By Ed Tittel
Making best use of SAM software relies on your company choosing the right software to manage, optimize and control your software assets. You should also carefully consider not just where you are today but also where you and your company expect to be in the future. If you are currently managing software for 1,000 users but you can see that at your annual growth rate, you are likely to be managing software for 2,000 users in five years, you should choose SAM software that can accommodate that planned company growth. You don’t want to be forced to roll out a higher-capacity SAM tool in a year or two, because you’ve already outgrown your current one. That’s why choosing the right SAM software involves recognizing where you are today with managing your software assets but also where you want to be in one year, five years, and perhaps even ten years down the road.
As you consider SAM tools, you should first establish a budget and find a corporate sponsor. Next, you should decide whether you want to purchase a point product or an enterprise product, perhaps as part of a software lifecycle framework.
Point products are usually limited in scope to just core SAM capabilities and support only basic integration with other products. Enterprise and framework products typically deliver more advanced capabilities and can usually integrate easily with other lifecycle management tools from the same or other vendors. As you might have guessed, point products are cheaper and easier to purchase and deploy than enterprise SAM tools. Enterprise or framework SAM tools fit into a larger suite of complementary software and hardware management tools to enhance the value of the data the goes into and comes out of your SAM tool.
All SAM tools offer reporting but a framework-based SAM tool might automagically feed asset data into a configuration management database (CMDB). With cloud computing in such vogue, be sure that whichever tool you choose can monitor software assets and usage wherever they are: software installed locally on a user’s computer, software running on another device or platform—think mobile software used on a tablet or smartphone — and software running in the cloud. If your company virtualizes your computing resources, consider carefully your SAM tool’s ability to manage virtual software.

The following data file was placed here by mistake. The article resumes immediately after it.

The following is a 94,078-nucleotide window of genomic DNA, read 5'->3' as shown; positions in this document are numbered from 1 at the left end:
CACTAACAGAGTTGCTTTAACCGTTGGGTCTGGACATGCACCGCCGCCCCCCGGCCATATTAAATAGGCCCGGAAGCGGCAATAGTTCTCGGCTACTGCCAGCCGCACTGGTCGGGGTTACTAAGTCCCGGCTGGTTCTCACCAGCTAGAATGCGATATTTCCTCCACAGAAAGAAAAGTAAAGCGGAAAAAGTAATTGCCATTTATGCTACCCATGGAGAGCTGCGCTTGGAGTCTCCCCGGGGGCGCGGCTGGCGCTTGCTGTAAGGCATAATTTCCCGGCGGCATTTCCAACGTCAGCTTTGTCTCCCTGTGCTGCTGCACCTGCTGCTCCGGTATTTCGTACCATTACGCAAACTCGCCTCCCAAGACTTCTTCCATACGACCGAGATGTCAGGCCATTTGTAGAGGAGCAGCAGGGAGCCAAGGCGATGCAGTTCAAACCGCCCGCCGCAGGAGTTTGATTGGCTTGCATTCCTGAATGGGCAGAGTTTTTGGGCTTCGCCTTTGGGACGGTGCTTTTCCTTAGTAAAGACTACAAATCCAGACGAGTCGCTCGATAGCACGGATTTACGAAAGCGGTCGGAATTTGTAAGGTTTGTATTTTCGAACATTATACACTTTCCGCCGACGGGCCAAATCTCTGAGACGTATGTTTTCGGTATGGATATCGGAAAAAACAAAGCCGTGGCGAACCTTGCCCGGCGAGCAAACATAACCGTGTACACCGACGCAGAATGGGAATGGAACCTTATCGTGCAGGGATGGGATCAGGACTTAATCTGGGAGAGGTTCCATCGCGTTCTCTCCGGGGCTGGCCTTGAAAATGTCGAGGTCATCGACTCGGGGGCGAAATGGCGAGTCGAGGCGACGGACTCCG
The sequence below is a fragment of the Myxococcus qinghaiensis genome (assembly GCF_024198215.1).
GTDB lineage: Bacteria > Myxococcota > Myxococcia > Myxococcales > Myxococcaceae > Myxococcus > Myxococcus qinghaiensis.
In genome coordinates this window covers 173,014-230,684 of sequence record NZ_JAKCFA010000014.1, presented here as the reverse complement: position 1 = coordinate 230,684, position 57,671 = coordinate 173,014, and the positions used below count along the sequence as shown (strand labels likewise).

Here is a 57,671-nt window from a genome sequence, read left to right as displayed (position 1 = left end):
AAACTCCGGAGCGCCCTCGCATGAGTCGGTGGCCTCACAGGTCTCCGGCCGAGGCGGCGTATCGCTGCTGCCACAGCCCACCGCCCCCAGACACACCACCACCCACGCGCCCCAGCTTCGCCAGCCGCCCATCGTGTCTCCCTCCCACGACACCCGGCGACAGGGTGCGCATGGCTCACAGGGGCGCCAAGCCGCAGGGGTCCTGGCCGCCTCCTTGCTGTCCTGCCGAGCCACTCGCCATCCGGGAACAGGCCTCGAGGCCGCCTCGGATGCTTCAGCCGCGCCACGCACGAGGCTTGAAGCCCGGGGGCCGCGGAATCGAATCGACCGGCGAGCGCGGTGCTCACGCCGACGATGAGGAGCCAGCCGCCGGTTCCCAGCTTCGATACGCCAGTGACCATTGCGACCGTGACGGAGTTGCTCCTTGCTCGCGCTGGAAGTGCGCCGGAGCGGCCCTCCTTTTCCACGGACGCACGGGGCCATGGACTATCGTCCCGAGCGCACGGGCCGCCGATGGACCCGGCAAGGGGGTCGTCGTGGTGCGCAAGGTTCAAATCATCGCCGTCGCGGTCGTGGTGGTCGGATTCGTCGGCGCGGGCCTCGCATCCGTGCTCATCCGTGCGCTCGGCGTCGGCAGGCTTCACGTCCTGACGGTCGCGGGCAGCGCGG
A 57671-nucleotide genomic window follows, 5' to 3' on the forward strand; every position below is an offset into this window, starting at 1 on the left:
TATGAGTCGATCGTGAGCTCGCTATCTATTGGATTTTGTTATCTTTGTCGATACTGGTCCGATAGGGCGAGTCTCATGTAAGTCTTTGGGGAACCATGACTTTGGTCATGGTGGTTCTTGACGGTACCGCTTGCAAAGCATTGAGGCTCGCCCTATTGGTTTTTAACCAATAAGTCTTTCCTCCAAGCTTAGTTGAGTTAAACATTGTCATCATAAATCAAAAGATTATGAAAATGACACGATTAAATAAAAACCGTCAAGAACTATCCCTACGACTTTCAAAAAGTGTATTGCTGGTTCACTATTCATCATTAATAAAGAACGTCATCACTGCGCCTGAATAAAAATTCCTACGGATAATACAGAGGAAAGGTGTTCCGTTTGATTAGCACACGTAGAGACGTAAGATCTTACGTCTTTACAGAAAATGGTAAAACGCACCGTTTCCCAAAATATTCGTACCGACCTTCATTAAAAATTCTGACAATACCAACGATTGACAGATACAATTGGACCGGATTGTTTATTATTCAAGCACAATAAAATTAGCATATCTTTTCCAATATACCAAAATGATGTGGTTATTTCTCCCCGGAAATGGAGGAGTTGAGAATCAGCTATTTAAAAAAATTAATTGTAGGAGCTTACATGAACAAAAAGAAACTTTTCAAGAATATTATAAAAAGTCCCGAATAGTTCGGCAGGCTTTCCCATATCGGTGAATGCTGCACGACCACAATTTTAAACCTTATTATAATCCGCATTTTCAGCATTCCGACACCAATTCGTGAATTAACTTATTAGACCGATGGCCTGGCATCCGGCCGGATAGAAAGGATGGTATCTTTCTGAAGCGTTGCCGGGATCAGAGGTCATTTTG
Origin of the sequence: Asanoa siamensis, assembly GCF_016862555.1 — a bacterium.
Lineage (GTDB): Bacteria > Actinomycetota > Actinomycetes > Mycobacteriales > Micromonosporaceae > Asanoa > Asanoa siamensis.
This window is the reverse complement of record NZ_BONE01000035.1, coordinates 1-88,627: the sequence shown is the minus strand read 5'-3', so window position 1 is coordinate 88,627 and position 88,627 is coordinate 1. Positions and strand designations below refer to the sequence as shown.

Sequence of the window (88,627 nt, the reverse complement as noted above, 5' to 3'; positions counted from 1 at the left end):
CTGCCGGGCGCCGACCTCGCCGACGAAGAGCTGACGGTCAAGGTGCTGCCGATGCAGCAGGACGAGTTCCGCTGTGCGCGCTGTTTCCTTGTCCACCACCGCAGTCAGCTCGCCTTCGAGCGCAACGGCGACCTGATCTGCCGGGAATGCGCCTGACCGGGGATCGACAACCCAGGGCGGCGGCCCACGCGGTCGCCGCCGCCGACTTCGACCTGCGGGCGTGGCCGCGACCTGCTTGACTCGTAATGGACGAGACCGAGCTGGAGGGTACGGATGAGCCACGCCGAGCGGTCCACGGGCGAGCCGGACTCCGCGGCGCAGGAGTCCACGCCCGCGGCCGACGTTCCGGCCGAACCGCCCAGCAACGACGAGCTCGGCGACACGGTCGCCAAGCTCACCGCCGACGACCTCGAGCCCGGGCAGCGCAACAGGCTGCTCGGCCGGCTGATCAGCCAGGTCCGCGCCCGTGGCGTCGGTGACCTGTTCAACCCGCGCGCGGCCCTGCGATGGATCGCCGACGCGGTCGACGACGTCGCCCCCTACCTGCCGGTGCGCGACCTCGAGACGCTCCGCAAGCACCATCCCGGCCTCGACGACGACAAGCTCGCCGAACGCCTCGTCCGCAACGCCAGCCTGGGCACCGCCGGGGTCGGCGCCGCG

Deployment on Parade
Deploying most SAM tools requires you to install a management agent on each and every user’s computer in your organization. This can be a huge job, especially in a large company. One way to mitigate the effort required to deploy a SAM agent everywhere is to build that agent into your company’s standard desktop operating system (OS) images. You DO use standard OS and applications images to manage your users’ desktop configuration, don’t you?
Your computer vendor can assist you in implementing or updating your corporate desktop image and laptop image to include a SAM agent. As you deploy new computers or re-image old ones, the SAM agent will eventually proliferate across your organization. Any stragglers can be handled via a remote control sessions to install the SAM agent manually. You can also use an Active Directory Group Policy Object to force specific users to download that agent. Some SAM products use an agent-less technology to gather software inventory and usage statistics, but these tools typically have limitations that you must carefully consider before purchasing such a SAM solution.